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About implement single HTML page with multiple tabs via CSS with or without JavaScript aid

I am interested in building a web page with one single HTML file and multiple tabs.

Since only one tab at a time can be selected, I thought that the most appropriate way to handle the user’s choice of which tab to show is via radio buttons, i.e. with a <nav> wrapping a <ul> wrapping a list of <li>s each one wrapping an <input> followed by a <label> (see also my previous question).

After searching on the web and on StackOverflow, I’ve come up with this:

function f(t) {
  // the vector below should be obtainable programmatically from the HTML
  ['tab1', 'tab2'].map(x => document.getElementById(x).style.setProperty('display', 'none'));
  document.getElementById(t).style.setProperty('display', 'initial');
}
ul {
  list-style-type: none;
}

/* With this ruleset I effectively target an HTML element,
   `label`, based on a condition being true or false about
   a different HTML element, `input`. The only relation
   between them is that they are siblings. */
input:checked + label {
  color: red;
}

/* I can't do the same with the element `#tab1` because it
   is not child nor sibling of the one holding the condition,
   the `input` targeted above. So I have to do this */
.tabs {
  display: none;
}
#tab2 {
  display: initial;
}
<nav>
  <ul class="site-nav">
    <li>
      <input id="tab1-radio" value="tab1" type="radio" name="nav-tabs" onclick="f(value)">
      <label for="tab1-radio" class="box-shadow">Tab 1</label>
    </li>
    <li>
      <input id="tab2-radio" value="tab2" type="radio" name="nav-tabs" onclick="f(value)" checked="checked">
      <label for="tab2-radio" class="box-shadow">Tab 2</label>
    </li>
  </ul>
</nav>
<div id="tab1" class="tabs">
Tab 1 content
</div>
<div id="tab2" class="tabs">
Tab 2 content
</div>

However I see a few weak (or discussion) points:

  • It uses Javascript. Can’t the target design really be reached without JavaScript?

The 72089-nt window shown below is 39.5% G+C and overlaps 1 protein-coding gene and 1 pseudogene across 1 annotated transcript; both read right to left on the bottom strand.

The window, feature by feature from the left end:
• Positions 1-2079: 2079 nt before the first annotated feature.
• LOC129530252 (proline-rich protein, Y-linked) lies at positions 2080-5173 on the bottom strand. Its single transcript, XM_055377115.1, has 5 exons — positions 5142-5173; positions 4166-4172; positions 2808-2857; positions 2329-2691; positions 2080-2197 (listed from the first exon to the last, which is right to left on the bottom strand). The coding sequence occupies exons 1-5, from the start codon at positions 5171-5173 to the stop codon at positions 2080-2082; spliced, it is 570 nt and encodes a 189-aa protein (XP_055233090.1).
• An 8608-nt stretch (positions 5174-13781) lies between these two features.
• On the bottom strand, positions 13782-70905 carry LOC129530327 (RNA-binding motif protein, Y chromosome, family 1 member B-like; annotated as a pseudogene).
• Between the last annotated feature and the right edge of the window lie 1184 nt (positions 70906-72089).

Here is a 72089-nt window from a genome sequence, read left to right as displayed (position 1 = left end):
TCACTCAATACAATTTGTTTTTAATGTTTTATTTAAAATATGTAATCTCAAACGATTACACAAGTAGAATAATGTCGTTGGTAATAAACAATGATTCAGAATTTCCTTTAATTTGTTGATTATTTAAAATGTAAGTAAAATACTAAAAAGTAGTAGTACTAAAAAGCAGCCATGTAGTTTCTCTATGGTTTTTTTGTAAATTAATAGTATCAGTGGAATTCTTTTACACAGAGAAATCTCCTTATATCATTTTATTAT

• I have to manually match up the values of each <input> with the corresponding ids of the <div> (or <section> or whatever tag I use to wrap stuff in).
  • I have to manually attach the declaration display: initial; to the id that is that is equal to the value of the <input> that has checked="checked", which is a mouthful to say the least.

On the other hand, another answer suggests a way to accomplish the task wihtout any JavaScript. I’ve also found a more thorough guide here, but this technique relies on manual positioning and handling the stack via z-index, but that starts to seem difficult, cumbersom, and that it puts to much burden on the programmer.

Below is my attempt to simplify that approach, but it fails as described in the linked article

not displaying any tab content if you link to the page without a hash selector, i.e. you link to mypage.html rather than mypage.html#tab1.

ul {
  list-style-type: none;
}

.page {
  display: none;
}

.page:target {
  display: initial;
}
<nav>
  <ul class="site-nav">
    <li>Click <a href="#one">here</a> for page 1</li>
    <li>Click <a href="#two">here</a> for page 2</li>
  </ul>
</nav>

  <div class="page" id="one">
    Tab 1 content
  </div>

  <div class="page" id="two">
Tab 2 content
  </div>

Answer

I do not recommend this for production and I would instead encourage you to use a proper tabs pattern so you can manipulate the relevant WAI-ARIA attributes or a SPA pattern (where you would manage focus after navigation occurs) etc.

But with that being said I did want to show that this is indeed possible (having initial content) using the :target selector, provided you don’t mind having the DOM order be a little strange (which shouldn’t have any accessibility issues as the other sections are hidden).

There is no actual need for the “Home” link I have added, I just put that there for completeness / to give you options.

Also notice something unusual – because of the page change in this manner there isn’t always a <h1> – I am not actually sure (I will have to think) how to handle this best, but for now I have added a <h1> to each section so that every “page” has a <h1>.

ul {
  list-style-type: none;
}

.page{
   display: none;
} 

.page:target {
  display: initial;
}

.page:target ~ .initial  {
  display: none;
}
<nav>
  <ul class="site-nav">
   <li><a href="#home">home</a></li>
    <li><a href="#one">page 1</a> </li>
    <li><a href="#two">page 2</a> </li>
  </ul>
</nav>
<main>
  <section class="page" id="one" aria-labelledby="section1Heading">
    <h1 id="section1Heading">Tab 1 content</h1>
  </section>

   <section class="page" id="two" aria-labelledby="section2Heading">
    <h1 id="section2Heading">Tab 2 content</h1>
  </section>
  
  <section class="initial" id="home" aria-labelledby="homeHeading">
    <h1 id="homeHeading">Initial Page Content / Home Page</h1>
  </section>
  </main>